The ugly sister, Alice,
glared at the mirror with reflected malice;
gave a grin
and blew a bubble;
stroked the stubble
on her chin
and simpered, in unbridled bliss,
“What a charmer I iss!”
adding, with a grimace,
“Who’s the prettier, glass face?”
Cinderella. Cinderella. Cinderella.
The mirror twinkled a little wintry.
The tiny fragments of splintery
glass were swept up by footman Fred.
“What a wolatile woman!” Fred said.
“A weally, wolatile woman!”
An officer guarded the small glass slipper,
passport to a prince and palace.
(But not for Alice.)
She squeezed and pressed and squealed and swore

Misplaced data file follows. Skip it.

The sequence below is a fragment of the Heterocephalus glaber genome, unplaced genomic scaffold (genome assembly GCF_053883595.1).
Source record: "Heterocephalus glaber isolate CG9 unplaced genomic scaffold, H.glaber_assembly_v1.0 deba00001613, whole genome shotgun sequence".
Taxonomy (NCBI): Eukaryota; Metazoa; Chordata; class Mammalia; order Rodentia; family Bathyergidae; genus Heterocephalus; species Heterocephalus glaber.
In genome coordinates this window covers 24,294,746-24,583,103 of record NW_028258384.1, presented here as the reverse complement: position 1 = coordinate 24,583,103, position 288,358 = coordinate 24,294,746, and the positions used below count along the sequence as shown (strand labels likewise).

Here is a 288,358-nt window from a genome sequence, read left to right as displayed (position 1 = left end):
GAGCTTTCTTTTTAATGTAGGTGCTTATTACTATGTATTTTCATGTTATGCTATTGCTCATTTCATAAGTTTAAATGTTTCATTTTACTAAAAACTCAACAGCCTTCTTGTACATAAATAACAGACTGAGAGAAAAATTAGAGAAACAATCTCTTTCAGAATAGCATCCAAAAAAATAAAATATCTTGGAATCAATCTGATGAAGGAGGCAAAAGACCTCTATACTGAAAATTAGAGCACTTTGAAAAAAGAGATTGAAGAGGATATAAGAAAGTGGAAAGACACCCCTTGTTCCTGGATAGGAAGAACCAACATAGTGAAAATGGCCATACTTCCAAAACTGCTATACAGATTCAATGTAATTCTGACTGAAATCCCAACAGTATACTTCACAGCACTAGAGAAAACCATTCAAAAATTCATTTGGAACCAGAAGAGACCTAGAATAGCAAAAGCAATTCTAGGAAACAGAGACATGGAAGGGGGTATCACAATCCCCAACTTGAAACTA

and gave a most almighty roar.
More fragments of splintered glass
were swept up by footman Fred.
“What a woracious woman!” Fred said.
“A most woracious woman!”
Cinderella slipped easily into the other shoe,
was whisked off in a gilded carriage
to a brave new world where her goodness drew
her, to liveried servants and a royal marriage!
She stumbled her bloody way
to a fate far worse than death.
To a tiny cell with walls of mirrors.
Unbreakable, bullet proof, everlasting glass!